Room for Living, Satterwhite’s first solo museum show at the Fabric Workshop and Museum
Logan Cryer reports back from Jacolby Satterwhite’s latest exhibition at the Fabric Workshop and Museum, Room for Living. Read further to learn more about how Satterwhite uses virtual reality, dance, drawings, and sculpture to explore desire and the mundane.

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Jacolby Satterwhite, Room for Demoiselle Two, 2019. Digital C-print, 60 x 45 inches. Image courtesy of the artist and Mitchell-Innes & Nash, New York.
Jacolby Satterwhite, Room for Demoiselle Two, 2019. Digital C-print, 60 x 45 inches. Image courtesy of the artist and Mitchell-Innes & Nash, New York.

A couple weeks ago, my friend and I were discussing ambient music when they pointed out that “ambient” means to move around. Ambient music feels so massive because of the slow shifts of its instrumentation; to listen to it is to know how fullness is synonymous with change. Aware of this relationship, Jacolby Satterwhite has produced an iconic body of video work comprised of expansive 3D animated environments. In his videos, the camera glides about and guides the viewers through various environments that teem with dancing figures, futuristic machinery, a throbbing galaxy and an imperceivable amount of detail. The challenge of describing his work is hefty, but the significance of the content is matched by the mere experience of being moved through it all and witnessing a fullness that is rare in visual art. How much can an artist say when they have more space than ever before to say it?

On view through January 19th at the Fabric Workshop and Museum, Room for Living is the first solo museum show for Satterwhite, who received his MFA from the University of Pennsylvania in 2010. Since that time, he has been accumulating the digital elements that meld together in his various video constructions. At any moment, Satterwhite’s videos may feature hybrids of mythical creatures and vehicles, which carry about fantastically-adorned humanoids or collaged videos of real humans dressed in BDSM attire. They may contain a warehouse where figures dance about, while luminescent whips undulate between them. Text written in squiggly neon float in the air and gentle melodies are sung in the distance. At the center of many of Satterwhite’s pieces are works from his mother, Patricia Satterwhite. A writer, singer, and artist herself, Patricia Satterwhite was a profuse creator and developed work in relation to her schizophrenia. These elements and more make up the striking imagery of his videos with themes ranging from Blackness, queerness, sexuality, family, history, and science fiction.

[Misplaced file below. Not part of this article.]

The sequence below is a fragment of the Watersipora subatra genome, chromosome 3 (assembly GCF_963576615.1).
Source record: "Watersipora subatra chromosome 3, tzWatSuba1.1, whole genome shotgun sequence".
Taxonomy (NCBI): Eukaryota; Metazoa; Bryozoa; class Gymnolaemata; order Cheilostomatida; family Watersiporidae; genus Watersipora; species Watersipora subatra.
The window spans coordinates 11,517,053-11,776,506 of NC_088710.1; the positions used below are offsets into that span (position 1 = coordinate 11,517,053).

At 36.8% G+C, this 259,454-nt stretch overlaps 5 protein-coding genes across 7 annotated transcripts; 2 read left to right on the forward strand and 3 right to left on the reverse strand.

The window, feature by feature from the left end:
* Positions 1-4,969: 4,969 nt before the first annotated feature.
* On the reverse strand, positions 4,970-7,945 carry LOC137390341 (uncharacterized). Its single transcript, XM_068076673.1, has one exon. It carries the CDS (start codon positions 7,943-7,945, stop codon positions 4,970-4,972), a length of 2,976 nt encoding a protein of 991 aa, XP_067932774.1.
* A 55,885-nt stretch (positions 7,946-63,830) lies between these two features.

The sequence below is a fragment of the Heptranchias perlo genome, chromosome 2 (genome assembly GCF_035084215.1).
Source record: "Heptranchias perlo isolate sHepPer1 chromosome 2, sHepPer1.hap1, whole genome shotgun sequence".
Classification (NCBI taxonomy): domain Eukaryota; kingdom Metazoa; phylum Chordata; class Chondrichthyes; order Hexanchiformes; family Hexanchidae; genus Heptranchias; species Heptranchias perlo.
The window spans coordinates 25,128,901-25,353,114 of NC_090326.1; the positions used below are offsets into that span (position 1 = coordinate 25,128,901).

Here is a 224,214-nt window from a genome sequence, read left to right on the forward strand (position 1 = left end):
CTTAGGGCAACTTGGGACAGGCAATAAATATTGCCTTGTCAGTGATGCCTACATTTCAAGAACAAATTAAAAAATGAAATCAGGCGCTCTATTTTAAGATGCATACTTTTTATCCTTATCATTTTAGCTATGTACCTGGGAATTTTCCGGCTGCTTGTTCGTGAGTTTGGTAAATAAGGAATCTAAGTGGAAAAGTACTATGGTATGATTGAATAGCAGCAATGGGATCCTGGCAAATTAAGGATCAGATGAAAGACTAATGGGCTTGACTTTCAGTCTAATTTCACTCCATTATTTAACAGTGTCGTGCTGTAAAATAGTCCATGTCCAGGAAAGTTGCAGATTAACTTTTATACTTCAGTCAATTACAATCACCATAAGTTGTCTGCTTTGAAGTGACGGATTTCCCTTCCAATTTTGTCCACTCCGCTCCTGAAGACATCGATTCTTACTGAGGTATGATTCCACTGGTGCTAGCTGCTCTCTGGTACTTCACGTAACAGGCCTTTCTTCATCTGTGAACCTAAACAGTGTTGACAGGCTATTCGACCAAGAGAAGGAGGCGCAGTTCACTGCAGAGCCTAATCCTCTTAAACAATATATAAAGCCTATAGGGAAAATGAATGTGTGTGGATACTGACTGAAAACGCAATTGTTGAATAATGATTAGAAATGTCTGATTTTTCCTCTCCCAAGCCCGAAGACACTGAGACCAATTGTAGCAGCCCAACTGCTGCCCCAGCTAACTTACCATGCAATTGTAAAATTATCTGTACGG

Jacolby Satterwhite, in collaboration with The Fabric Workshop and Museum, Philadelphia. Throne, 2019. LED, plexiglass, silicone, velvet chairs, and plastic plants. Dimensions variable. Photo credit: Carlos Avendaño. On headsets: Jacolby Satterwhite, Domestika, 2017. HD virtual reality color video with sound.
Jacolby Satterwhite, in collaboration with The Fabric Workshop and Museum, Philadelphia. Throne, 2019. LED, plexiglass, silicone, velvet chairs, and plastic plants. Dimensions variable. Photo credit: Carlos Avendaño.
On headsets:
Jacolby Satterwhite, Domestika, 2017. HD virtual reality color video with sound.

Room for Living is showcased on two floors of the Fabric Workshop and Museum. On one level is a two channel video projected on two screens, which face each other across the room. Amidst the fantastical imagery, one screen cuts to footage of Satterwhite dancing alone in the streets of Shanghai. He faces the camera, hyperaware of its presence amongst an unknowing, or unbothered, crowd. The shots are cut quickly one after another and the abundance of fast, self-presenting imagery feels like it could live comfortably on Instagram or in a playful music video by your favorite artist.

In a slower moment, one screen displays an aerial view of nude figures riding winged and metallic creatures across a near-barren landscape. In each corner of the screen is an imposed rectangle of more footage of different landscapes, scrolling along as well. The scene is serene in its desolation. Visually, it is the most reminiscent of a video game of all of the moments in Satterwhite’s show. From behind these figures, it almost feels as though the viewer could control their movements and direct where they go next.